Saturday, March 16, 2013


        JOE"S Family restaurant in Ocean City, on the Eastern Shore of MD. opened onto the boardwalk adjacent to the long wooden pier, spilling out over the Atlantic Ocean.   
             The summer of my sophomore year in High School ( 1961), I boarded a Greyhound Bus for the 50 mile trip to start my first summer job away from home at JOE"S, waitressing.                   
           The learning curve was steep for the first couple weeks, no eating in the restaurant during working hours, no smoking at our corner table, no flirting with customers, clean uniforms and shoes a must, cleaning rules for all stations at the end of each shift.
           I'd been forewarned by a senior waitress, when ordering coffee from Etta, we were to ask for  coffee "with" for cream or coffee without, meaning black.  Etta was feisty and did not take kindly to us white girls using the word black for coffee orders.              
             One hot, humid Saturday afternoon in late July, I observed a negro gentleman in a dark suit and straw hat outside the restaurant looking at a menu posted near the grill where " Squirrel" was busy flipping burgers.  After several minutes, "Squirrel" caught my eye and beckoned me to come to the front and verbally gave me the man's order which I wrote out on my order pad and placed on a clothes pin inside the kitchen serving window in the back.
           He'd ordered a T-Bone steak, potato and peas.  I waited on a couple booths, keeping one eye focused on the serving counter, waiting for my order to be filled.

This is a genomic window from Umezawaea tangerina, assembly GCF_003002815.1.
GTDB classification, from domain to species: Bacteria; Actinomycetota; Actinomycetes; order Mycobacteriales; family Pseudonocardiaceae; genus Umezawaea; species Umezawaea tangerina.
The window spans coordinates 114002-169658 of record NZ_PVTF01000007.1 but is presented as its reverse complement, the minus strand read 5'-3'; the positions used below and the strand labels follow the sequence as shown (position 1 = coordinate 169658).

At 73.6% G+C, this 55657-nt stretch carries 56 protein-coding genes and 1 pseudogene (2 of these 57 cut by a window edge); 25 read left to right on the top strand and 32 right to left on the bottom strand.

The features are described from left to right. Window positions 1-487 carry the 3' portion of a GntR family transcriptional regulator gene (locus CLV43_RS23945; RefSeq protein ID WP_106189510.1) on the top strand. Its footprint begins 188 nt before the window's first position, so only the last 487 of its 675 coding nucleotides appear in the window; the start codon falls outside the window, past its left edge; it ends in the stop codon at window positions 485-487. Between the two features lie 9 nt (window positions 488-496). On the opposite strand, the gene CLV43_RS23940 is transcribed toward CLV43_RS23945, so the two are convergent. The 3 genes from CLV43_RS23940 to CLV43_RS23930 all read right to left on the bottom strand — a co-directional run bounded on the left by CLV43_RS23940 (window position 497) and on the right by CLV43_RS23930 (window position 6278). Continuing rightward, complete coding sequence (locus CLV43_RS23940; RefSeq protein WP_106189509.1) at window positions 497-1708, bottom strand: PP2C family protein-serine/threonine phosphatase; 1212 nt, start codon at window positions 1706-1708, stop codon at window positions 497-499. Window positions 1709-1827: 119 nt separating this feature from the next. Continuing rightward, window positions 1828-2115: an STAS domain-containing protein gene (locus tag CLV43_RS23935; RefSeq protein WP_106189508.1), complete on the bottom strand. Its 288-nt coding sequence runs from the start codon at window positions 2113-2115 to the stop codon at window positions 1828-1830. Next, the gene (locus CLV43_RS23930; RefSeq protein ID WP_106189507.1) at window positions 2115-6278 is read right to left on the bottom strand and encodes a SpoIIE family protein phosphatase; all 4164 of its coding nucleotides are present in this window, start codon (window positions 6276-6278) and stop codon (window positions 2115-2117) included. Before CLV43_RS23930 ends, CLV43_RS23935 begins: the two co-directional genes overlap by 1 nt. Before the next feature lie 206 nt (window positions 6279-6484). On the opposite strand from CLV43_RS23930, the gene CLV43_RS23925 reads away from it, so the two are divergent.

When " Big James" rang the bell I noticed the meal was served on a paper plate.  Walking to the front and handing the warm paper plate to Squirrel, I observed he passed the steak and plastic utensils out to the gentleman, who then made his way across the boardwalk to a green bench.  Shocked I asked, " Can;'t we at least give him silverware"?  "Squirrel's" response was Roy, our boss, would " chew his hide". 
        Slowly returning to my station, sadness crept over me like a dense fog.  Pausing for a couple  minutes, I asked a co-worker in my area to watch my tables while I ran an errand.  She looked at me  puzzled, as this was unusual.  Without batting an eye, I picked up silverware from the tray and a steak knife wrapped in a napkin,  strolled out the front of the restaurant to the green benches directly across where our customer was sitting with his meal balanced precariously on his knees.  
         Saying Hello, I introduced myself and handed him the bundle of silverware and asked if I could sit down.  He responded,  "Yes Maam".  As he ate his meal in the hot afternoon sun, we spoke of the weather, where we lived, our families and fishing , as Roy's round, sour face glared over his glasses at me across the chasm. 
         Upon finishing his meal and disposing the plate in a nearby trash can, he handed me the silverware wrapped in the napkin, smiled and thanked me for keeping him company. 
        As he walked away, my gaze followed him knowing in my heart I'd done the right thing, " Do unto others" echoing from an earlier teaching.    
       My future was unknown to me then as I rose from the green bench, slowly making my way back across the boardwalk, with a clear vision that equality and dignity was every man's right in America.                                                                                                                 Brenda Payne


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